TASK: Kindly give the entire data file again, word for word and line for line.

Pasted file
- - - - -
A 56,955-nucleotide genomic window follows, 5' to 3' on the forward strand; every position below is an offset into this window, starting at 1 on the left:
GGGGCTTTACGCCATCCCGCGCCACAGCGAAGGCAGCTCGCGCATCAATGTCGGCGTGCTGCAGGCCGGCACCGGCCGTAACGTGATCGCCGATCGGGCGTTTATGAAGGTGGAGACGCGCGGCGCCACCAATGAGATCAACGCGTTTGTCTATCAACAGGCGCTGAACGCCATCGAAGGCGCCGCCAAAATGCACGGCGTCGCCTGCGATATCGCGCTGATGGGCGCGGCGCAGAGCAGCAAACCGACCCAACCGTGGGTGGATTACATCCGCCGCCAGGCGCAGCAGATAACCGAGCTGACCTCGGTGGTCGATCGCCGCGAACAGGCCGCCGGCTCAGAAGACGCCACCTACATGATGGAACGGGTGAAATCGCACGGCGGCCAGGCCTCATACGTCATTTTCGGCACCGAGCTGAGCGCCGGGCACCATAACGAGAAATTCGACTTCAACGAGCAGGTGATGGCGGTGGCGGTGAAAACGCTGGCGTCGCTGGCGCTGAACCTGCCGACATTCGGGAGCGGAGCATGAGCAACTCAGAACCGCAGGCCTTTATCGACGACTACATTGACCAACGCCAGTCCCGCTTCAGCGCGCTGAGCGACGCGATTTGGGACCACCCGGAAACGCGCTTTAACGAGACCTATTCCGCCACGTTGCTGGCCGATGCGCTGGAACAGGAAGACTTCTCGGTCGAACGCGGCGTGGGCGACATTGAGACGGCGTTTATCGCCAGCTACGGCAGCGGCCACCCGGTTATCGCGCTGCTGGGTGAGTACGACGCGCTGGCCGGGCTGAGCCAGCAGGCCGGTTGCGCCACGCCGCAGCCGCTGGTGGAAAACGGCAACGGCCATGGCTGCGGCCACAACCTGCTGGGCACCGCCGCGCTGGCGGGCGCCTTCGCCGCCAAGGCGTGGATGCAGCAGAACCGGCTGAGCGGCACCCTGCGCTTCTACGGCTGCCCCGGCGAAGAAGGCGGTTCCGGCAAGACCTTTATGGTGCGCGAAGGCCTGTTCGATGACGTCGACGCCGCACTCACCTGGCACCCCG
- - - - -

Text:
A 56,955-nucleotide genomic window follows, 5' to 3' on the forward strand; every position below is an offset into this window, starting at 1 on the left:
GGGGCTTTACGCCATCCCGCGCCACAGCGAAGGCAGCTCGCGCATCAATGTCGGCGTGCTGCAGGCCGGCACCGGCCGTAACGTGATCGCCGATCGGGCGTTTATGAAGGTGGAGACGCGCGGCGCCACCAATGAGATCAACGCGTTTGTCTATCAACAGGCGCTGAACGCCATCGAAGGCGCCGCCAAAATGCACGGCGTCGCCTGCGATATCGCGCTGATGGGCGCGGCGCAGAGCAGCAAACCGACCCAACCGTGGGTGGATTACATCCGCCGCCAGGCGCAGCAGATAACCGAGCTGACCTCGGTGGTCGATCGCCGCGAACAGGCCGCCGGCTCAGAAGACGCCACCTACATGATGGAACGGGTGAAATCGCACGGCGGCCAGGCCTCATACGTCATTTTCGGCACCGAGCTGAGCGCCGGGCACCATAACGAGAAATTCGACTTCAACGAGCAGGTGATGGCGGTGGCGGTGAAAACGCTGGCGTCGCTGGCGCTGAACCTGCCGACATTCGGGAGCGGAGCATGAGCAACTCAGAACCGCAGGCCTTTATCGACGACTACATTGACCAACGCCAGTCCCGCTTCAGCGCGCTGAGCGACGCGATTTGGGACCACCCGGAAACGCGCTTTAACGAGACCTATTCCGCCACGTTGCTGGCCGATGCGCTGGAACAGGAAGACTTCTCGGTCGAACGCGGCGTGGGCGACATTGAGACGGCGTTTATCGCCAGCTACGGCAGCGGCCACCCGGTTATCGCGCTGCTGGGTGAGTACGACGCGCTGGCCGGGCTGAGCCAGCAGGCCGGTTGCGCCACGCCGCAGCCGCTGGTGGAAAACGGCAACGGCCATGGCTGCGGCCACAACCTGCTGGGCACCGCCGCGCTGGCGGGCGCCTTCGCCGCCAAGGCGTGGATGCAGCAGAACCGGCTGAGCGGCACCCTGCGCTTCTACGGCTGCCCCGGCGAAGAAGGCGGTTCCGGCAAGACCTTTATGGTGCGCGAAGGCCTGTTCGATGACGTCGACGCCGCACTCACCTGGCACCCCG